Home World War Two Stories from the War Editorial – Alas for France – The Bombing Begins

Editorial – Alas for France – The Bombing Begins

22 June 1940

Mexborough and Swinton Times June 22, 1940

Alas For France

Our unhappy Ally has been struck down at our side and we fight on—alone.  Yet not alone, for our forces include ” tokens ” from all nations ravaged and enslaved by Germany. The Empire is rallying with passionate eagerness. The great armoury of the United States is being rapidly opened. The oppressed races of Europe, now groaning and travailing, are awaiting the touch of the deliverer; once they are assisted to rise, tyranny will fall. The imponderables are with us, and the time must come when they will count. They that be for us are more than they that are against us.

Yet at the moment the whole future of Christian civilisation depends on the power of Great Britain alone to endure the utmost malice of the enemy. to fend off aerial attack or keep it within tolerable limits while maintaining stern reprisals; to tighten the stranglehold of the blockade to speed up industrial effort and utilise the industrial aid of Canada and the United States, to buid up an air armada which will become decisive, to wage with the utmost resolution war against both Germany and Italy and, finally, to encourage all Europe to rise against the oppressor.

All that is Great Britain’s responsibility, and she shoulders it in an hour of bitter loss. The armies of France are apparently in dissolution, and fighting in circumstances of extreme confusion and discouragement, to which their own Government has contributed by deplorable overtures for separate peace they swore never to conclude.

Mr. Churchill has treated this new betrayal of the Allied cause with a restraint and generosity which no doubt spring from a full appreciation of the anguish of mind of those men who took the grave responsibility of raising the white flag over France. Amid utmost confusion and disarray, French soldiers and airmen are desperately striving to recover firm ground, a rallying point, and courageous leadership. The army which has been kept in the Alpine provinces to deal with Italy is still intact—there are also important French forces in the Middle East, and. with this material and the backing of the mighty Allied fleet, it may yet be possible to build up new forces for the liberation of France.

Bombing Begins

Mr. Churchill has left us in no doubt of the sombre consequences of the French collapse. We are ” for it ” and at once. He has left Hitler in no doubt, either, of Britain’s determination to fight on, undismayed by the loss of our ally, and the remoteness of help. We know—and France should have known—that we are dealing with a stony adversary, cruel, pitiless and void of all chivalry to a fallen foe. We have nothing to hope from compromise, and nothing to fear from boldness and resolution. We are now in the front line, sharing the hardships and dangers of our fighting men. Systematic bombing of these islands has begun and must be endured without complaint.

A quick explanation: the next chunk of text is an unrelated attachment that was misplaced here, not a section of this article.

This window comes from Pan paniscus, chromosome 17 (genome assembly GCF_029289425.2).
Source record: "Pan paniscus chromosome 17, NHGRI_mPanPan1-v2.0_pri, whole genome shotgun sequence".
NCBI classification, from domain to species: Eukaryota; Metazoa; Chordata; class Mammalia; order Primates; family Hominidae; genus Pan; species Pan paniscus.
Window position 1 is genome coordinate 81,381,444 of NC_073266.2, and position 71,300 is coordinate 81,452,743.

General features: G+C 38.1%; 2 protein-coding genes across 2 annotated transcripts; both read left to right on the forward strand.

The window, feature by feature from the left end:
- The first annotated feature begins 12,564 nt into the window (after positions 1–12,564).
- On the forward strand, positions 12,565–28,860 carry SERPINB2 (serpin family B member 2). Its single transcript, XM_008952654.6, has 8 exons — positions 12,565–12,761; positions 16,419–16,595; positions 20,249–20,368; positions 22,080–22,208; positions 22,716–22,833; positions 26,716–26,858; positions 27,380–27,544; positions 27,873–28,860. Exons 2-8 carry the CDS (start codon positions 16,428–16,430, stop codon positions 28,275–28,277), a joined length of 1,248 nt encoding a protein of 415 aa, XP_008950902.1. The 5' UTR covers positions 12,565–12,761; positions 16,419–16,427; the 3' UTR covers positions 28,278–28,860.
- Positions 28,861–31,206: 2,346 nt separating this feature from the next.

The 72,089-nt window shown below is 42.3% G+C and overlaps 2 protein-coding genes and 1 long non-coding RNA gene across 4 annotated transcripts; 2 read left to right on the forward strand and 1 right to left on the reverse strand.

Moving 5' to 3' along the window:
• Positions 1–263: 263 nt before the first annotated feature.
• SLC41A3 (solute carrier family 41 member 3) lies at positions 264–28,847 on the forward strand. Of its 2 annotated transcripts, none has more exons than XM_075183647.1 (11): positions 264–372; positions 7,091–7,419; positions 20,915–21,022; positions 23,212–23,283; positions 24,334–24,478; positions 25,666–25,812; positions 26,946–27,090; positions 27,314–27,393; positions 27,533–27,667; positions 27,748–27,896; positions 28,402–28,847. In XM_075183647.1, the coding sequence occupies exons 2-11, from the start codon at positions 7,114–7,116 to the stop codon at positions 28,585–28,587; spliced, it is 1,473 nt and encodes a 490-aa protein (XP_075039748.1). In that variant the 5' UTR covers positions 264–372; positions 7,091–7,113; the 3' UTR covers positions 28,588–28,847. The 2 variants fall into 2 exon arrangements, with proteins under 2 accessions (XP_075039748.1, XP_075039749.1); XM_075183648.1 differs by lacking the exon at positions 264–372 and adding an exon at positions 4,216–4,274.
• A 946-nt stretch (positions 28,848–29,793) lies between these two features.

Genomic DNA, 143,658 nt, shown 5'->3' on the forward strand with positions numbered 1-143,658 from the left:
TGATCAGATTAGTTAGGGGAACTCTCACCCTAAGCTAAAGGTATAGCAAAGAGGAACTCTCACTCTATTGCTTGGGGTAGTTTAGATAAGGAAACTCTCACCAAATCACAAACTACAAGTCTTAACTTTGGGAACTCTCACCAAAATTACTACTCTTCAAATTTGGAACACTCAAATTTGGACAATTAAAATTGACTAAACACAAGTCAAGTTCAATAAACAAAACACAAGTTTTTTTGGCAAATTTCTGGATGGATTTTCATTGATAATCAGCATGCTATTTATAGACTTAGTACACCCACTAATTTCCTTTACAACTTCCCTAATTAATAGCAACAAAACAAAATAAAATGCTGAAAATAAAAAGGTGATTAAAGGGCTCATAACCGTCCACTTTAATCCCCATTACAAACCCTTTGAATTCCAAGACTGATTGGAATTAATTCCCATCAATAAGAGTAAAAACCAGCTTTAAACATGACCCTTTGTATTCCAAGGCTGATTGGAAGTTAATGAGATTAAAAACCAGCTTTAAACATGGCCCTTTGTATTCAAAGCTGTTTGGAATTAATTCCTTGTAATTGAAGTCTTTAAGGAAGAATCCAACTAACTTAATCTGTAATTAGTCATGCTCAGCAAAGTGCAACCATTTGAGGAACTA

For weeks we have been bombing military objectives in Germany and have been doing so most effectively. The Germans are trying to locate and bomb military objectives in this country, not because of any humane aversion to bombing civilians, for Hitler is supremely indifferent to human carnage and counts even the best and bravest of Germany as sheep appointed to be slain for the fulfilment of his cursed ambition. But the Germans are no more inclined to waste bombs than are we, and only when they are convinced that it will pay best to terrorise the civilian population rather than to seek out the opposing force, its supplies and communications, will bombing raids on Great Britain be directed at human slaughter.

Nevertheless, we must now accept bombing raids, night and day, as a fact of existence, and adjust ourselves to this fact so as to reduce mental stresses and strains. It will help us to remember that we are powerfully defended on the ground and in the air. Our defences had a fine score on the opening night. The Germans would hardly be prepared to lose seven bombers a night on mere groping; and if they come when they can see and be seen they will have to accept much heavier losses. The experiences that have begun should have convinced everyone of the importance of A.R.P. both public and private, and of the psychological value of being trained and prepared to render help to those injured or endangered. It is certainly true of air raid defence that an ounce of practice is worth a ton of precept. and that actual experience is the most valuable form of instruction in A.R.P.